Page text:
Thoughts on Plays

Draft Introduction to volume of North American Plays

Posted Feb 26th, 2020

Draft Introduction to volume of North American Plays

Ediciones SinParedes (Mexico City) is publishing a translation of Our Lady of Delicias in Spanish, done by Maria Constanza Guzman (York U). Here's a draft I've written the introduction to the volume that I'm co-editing.

Introduction to Volume III

As Georges Monbiot affirms with provocative simplicity in Out of the Wreckage: A New Politics for an Age of Crisis: ‘those who tell the stories run the world.’ Important questions follow from his statement: Who gets to tell these stories? Are the stories accurate depictions of what is happening or are they delusions (or a mix of both)? Can we tell stories that allow us to imagine how to live differently together moving forward? This volume of North American plays provides a range of potential responses to these kinds of questions. Together the plays exemplify the kinds of stories we need to be telling ourselves: stories about the truth of power, stories about the curative powers of truth, stories about the power of imagination, of collective enterprise, and of love. Each playwright brings to bear their own particular aesthetic and political insight, their lived experience, and their theatrical culture to the manifold stories here.

What is the context in which these authors, organized by their complex and diverse relationships with a continent, undertake their work? It is clear that authors, readers, and audiences alike face the mutually reinforcing planetary crises of democratic deficits; of climate change; of capitalism integrating itself at the most capillary levels of existence; of the traumas and stains of colonial and genocidal imperial actions; of the too-slow withering of millennia of patriarchy and of a loathsome anthropocentrism; and of increasingly radical disparities between global oligarchs and the global poor. As authors based in North America—or Turtle Island as the continent is known by many indigenous activists and artists—the playwrights in this volume also share a relationship with the specificities of a diversity of singularites landscapes, of the particularities of recent European-led genocide, slavery, and colonial land theft, and of having to negotiate the epicentre of the global military hegemon of the United States and its ally, Canada.

The wider question of what constitutes the relation between the political and the theatrical is especially significant for the ways in which we negotiate the realities of narrative, of theatrical representation, of performed language, and the political landscapes with which the stories in this volume are related. A difficult question lingers at the top of a volume such as this: in this era of the postdramatic, in this era where the written dramatic text as template for performance has continued its multi-decade decentralization, in this era where the traditional play is increasingly peripheral in some theatre cultures, and in the era of so many other accessible forms of media and storytelling: why a book of plays?

First of all, as editors we continue to value and celebrate the complexity of language and thought for their capacity to generate insight, foreground paradox and contradiction, and to lead us into affective and political realms with which we might not already be familiar. As practitioners we also recognize the many forms of studio and creation work that foreground the contributions of actors, dramaturgs, scenographers, technicians, and many others, to the unfolding of the eventual production of a written text. In other words, we reject the notion of a dramatic text as a one-way prescription of a template, one that would dominate a ‘secondary’ group of artists and expressions. We understand there to be a rich set of horizontal relations between a text, a process of discovery in the studio involving many artists and media.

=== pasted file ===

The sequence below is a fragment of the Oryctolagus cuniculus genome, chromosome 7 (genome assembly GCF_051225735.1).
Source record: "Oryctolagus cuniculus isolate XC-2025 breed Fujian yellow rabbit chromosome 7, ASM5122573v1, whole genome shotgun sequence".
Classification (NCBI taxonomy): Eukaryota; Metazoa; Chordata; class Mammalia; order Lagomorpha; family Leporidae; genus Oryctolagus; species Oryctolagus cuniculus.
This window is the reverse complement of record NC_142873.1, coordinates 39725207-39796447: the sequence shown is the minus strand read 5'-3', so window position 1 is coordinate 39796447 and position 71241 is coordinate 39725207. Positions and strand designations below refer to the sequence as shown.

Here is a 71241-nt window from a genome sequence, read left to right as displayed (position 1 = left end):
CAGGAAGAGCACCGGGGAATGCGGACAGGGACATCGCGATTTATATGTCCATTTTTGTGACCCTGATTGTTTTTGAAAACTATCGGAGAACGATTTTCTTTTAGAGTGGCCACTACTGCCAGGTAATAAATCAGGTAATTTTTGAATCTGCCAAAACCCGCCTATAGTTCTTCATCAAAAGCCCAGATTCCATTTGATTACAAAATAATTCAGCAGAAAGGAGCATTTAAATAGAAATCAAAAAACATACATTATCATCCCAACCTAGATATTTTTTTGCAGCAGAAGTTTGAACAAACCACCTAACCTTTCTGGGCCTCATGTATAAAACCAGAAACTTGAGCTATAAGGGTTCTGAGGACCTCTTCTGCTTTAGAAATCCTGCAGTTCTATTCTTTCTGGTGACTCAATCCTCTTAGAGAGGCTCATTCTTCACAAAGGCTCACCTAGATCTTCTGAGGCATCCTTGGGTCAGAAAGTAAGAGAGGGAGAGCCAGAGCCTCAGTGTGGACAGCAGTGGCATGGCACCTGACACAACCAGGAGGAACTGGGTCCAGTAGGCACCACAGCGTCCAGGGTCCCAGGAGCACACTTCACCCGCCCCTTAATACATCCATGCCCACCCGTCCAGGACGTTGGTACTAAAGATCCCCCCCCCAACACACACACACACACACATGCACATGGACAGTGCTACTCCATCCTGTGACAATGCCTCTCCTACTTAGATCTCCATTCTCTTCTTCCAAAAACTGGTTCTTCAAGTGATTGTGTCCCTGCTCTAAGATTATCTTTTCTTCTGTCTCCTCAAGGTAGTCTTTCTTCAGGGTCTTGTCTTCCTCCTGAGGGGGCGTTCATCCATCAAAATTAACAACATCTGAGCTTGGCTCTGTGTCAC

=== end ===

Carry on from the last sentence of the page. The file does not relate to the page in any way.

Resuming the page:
Similarly, we understand there to be a complex set relationship between the eventual production of these plays and the worlds around them. What is political about these plays is not necessarily a ‘message,’ although all of the texts engage political themes with a view to foregrounding and unpacking dynamics of supremacy in the worlds they create and describe. These assemblages of affect—these engines of potentiality between theme, character, language, and context within the plays—generate equally potent connections with the world beyond the dramatic fiction. Manuelita, the character in Carmen Aguirre’s Refugee Hotel says of her father who lived through the torture and excesses of Pinochet’s Chile suggests, ‘He lived in the open wound and he died in the open wound.’ The text, like all the others in the volume, lead us into the wound of colonialism and sexism, but not simply to injure us again. Instead, we resonate with the wound, are invited into is configurations, and any number of curative expressions might surface in us, and in the body politic, as a response. Gone are the times when we can reasonably expect, as one might with an early Brechtian Lerhstuck or learning play, to educate an audience in direct terms with a message emergent from exposure to a contradiction or dialectic. The wound of the world has gone too deep, there is no outside, we are necessarily complicit. And yet this does not mean beyond all hope. While suicide may be a viable option for some, it does not have to be so for all. After years of survival, the grandmother in Refugee Hotel attempts to take her own life by putting her head in the oven. Except it is electrical, not gas, and so the poignancy of her attempt results in an invitation to enjoy the reality of her misunderstanding, her incompetence in the face of even self-immolation, and the uncomfortable comedy of her hair burnt by the electrical element in the stove. The compassion with which we narrate our attempts to live in alignment with a greater and more ethical mutuality than what global corporate capitalism and its endless wars gives us can be an important salve to our alienation.